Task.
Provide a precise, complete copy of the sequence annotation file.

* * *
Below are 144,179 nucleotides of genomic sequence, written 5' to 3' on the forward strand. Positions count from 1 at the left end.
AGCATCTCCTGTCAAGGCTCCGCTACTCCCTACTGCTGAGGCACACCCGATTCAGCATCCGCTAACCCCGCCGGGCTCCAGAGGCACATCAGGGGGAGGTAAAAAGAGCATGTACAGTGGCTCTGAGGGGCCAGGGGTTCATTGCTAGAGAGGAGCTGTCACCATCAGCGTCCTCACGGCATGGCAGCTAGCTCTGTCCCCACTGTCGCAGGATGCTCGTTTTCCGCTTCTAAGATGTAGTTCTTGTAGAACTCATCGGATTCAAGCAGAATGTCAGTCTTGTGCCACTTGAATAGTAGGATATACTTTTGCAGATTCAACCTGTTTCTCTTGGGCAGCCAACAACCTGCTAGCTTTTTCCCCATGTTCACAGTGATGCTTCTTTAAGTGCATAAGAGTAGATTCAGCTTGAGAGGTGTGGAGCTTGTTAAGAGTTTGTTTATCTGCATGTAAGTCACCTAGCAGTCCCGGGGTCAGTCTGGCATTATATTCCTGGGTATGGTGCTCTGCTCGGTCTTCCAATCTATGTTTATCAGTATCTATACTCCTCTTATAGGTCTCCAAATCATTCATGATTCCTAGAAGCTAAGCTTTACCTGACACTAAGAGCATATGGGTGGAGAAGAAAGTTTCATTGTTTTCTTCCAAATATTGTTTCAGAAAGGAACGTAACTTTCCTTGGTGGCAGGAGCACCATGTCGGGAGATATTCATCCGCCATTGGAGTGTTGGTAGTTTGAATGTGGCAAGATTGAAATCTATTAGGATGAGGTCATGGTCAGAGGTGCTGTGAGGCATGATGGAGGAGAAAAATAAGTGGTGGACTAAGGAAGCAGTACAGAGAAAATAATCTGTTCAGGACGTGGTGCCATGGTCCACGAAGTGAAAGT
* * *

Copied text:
Below are 144,179 nucleotides of genomic sequence, written 5' to 3' on the forward strand. Positions count from 1 at the left end.
AGCATCTCCTGTCAAGGCTCCGCTACTCCCTACTGCTGAGGCACACCCGATTCAGCATCCGCTAACCCCGCCGGGCTCCAGAGGCACATCAGGGGGAGGTAAAAAGAGCATGTACAGTGGCTCTGAGGGGCCAGGGGTTCATTGCTAGAGAGGAGCTGTCACCATCAGCGTCCTCACGGCATGGCAGCTAGCTCTGTCCCCACTGTCGCAGGATGCTCGTTTTCCGCTTCTAAGATGTAGTTCTTGTAGAACTCATCGGATTCAAGCAGAATGTCAGTCTTGTGCCACTTGAATAGTAGGATATACTTTTGCAGATTCAACCTGTTTCTCTTGGGCAGCCAACAACCTGCTAGCTTTTTCCCCATGTTCACAGTGATGCTTCTTTAAGTGCATAAGAGTAGATTCAGCTTGAGAGGTGTGGAGCTTGTTAAGAGTTTGTTTATCTGCATGTAAGTCACCTAGCAGTCCCGGGGTCAGTCTGGCATTATATTCCTGGGTATGGTGCTCTGCTCGGTCTTCCAATCTATGTTTATCAGTATCTATACTCCTCTTATAGGTCTCCAAATCATTCATGATTCCTAGAAGCTAAGCTTTACCTGACACTAAGAGCATATGGGTGGAGAAGAAAGTTTCATTGTTTTCTTCCAAATATTGTTTCAGAAAGGAACGTAACTTTCCTTGGTGGCAGGAGCACCATGTCGGGAGATATTCATCCGCCATTGGAGTGTTGGTAGTTTGAATGTGGCAAGATTGAAATCTATTAGGATGAGGTCATGGTCAGAGGTGCTGTGAGGCATGATGGAGGAGAAAAATAAGTGGTGGACTAAGGAAGCAGTACAGAGAAAATAATCTGTTCAGGACGTGGTGCCATGGTCCACGAAGTGAAAGT